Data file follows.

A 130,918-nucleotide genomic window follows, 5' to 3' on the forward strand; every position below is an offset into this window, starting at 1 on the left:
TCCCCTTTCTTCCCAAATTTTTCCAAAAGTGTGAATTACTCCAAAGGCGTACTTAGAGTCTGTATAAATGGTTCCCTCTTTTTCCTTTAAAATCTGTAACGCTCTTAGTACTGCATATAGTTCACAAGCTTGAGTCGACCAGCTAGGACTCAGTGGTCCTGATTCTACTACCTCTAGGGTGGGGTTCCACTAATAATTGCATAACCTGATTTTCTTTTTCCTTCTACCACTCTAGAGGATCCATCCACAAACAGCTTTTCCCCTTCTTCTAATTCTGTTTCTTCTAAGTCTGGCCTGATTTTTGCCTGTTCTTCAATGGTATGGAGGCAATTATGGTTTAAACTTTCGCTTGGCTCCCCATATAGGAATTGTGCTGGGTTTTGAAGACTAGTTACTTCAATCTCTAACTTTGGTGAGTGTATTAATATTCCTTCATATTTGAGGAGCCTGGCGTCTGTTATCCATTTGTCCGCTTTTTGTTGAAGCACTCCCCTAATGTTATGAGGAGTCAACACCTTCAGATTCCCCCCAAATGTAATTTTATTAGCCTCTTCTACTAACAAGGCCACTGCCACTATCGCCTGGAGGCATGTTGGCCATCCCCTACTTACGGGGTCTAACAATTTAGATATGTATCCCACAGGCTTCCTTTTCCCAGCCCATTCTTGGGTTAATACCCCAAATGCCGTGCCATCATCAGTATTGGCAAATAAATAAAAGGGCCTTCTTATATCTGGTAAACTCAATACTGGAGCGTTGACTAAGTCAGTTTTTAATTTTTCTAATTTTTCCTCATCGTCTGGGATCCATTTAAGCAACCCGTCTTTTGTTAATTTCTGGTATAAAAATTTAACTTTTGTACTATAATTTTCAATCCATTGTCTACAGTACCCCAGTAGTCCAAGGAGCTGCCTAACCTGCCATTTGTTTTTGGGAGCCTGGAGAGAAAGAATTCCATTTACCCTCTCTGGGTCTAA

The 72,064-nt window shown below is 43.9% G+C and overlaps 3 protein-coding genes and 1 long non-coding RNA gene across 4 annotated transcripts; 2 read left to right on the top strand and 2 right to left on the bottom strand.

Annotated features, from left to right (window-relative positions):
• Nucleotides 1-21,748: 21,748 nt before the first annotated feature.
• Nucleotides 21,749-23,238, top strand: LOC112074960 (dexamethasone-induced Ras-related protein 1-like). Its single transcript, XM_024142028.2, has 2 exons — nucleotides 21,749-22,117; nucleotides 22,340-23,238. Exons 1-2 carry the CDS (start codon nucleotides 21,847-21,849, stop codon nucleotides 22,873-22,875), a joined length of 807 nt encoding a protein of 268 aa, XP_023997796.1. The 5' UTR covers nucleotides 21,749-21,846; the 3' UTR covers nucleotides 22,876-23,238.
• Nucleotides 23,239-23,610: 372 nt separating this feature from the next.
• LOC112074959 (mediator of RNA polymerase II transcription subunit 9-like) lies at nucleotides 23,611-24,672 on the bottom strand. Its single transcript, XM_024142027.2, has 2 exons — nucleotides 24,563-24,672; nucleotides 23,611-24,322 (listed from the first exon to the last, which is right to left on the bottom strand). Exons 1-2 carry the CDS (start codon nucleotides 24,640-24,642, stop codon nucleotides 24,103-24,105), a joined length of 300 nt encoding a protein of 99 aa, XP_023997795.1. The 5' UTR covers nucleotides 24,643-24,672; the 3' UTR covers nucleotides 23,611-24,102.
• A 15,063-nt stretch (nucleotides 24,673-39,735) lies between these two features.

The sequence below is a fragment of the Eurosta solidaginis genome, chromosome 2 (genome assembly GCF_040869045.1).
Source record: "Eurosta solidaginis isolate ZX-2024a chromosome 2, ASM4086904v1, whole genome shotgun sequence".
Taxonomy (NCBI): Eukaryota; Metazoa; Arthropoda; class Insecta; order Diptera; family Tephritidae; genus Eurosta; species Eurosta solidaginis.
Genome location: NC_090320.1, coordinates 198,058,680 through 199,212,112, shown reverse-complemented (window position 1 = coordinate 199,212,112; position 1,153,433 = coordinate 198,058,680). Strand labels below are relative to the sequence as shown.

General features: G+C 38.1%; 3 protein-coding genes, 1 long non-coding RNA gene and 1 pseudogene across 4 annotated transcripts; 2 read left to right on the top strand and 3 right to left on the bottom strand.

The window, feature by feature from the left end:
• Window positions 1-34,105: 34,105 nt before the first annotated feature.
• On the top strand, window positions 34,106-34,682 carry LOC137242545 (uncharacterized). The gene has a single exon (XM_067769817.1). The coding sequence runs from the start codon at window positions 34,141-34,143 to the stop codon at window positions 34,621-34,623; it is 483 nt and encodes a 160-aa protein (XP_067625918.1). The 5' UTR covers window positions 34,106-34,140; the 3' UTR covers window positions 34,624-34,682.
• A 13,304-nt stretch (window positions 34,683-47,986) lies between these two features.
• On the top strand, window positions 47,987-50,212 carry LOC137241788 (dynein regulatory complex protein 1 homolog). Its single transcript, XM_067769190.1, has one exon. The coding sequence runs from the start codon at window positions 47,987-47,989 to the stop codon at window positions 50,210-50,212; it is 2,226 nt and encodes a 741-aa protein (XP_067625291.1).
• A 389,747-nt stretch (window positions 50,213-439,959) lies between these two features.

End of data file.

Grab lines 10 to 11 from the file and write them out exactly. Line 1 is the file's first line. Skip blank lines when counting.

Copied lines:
The sequence below is a fragment of the Eurosta solidaginis genome, chromosome 2 (genome assembly GCF_040869045.1).
Source record: "Eurosta solidaginis isolate ZX-2024a chromosome 2, ASM4086904v1, whole genome shotgun sequence".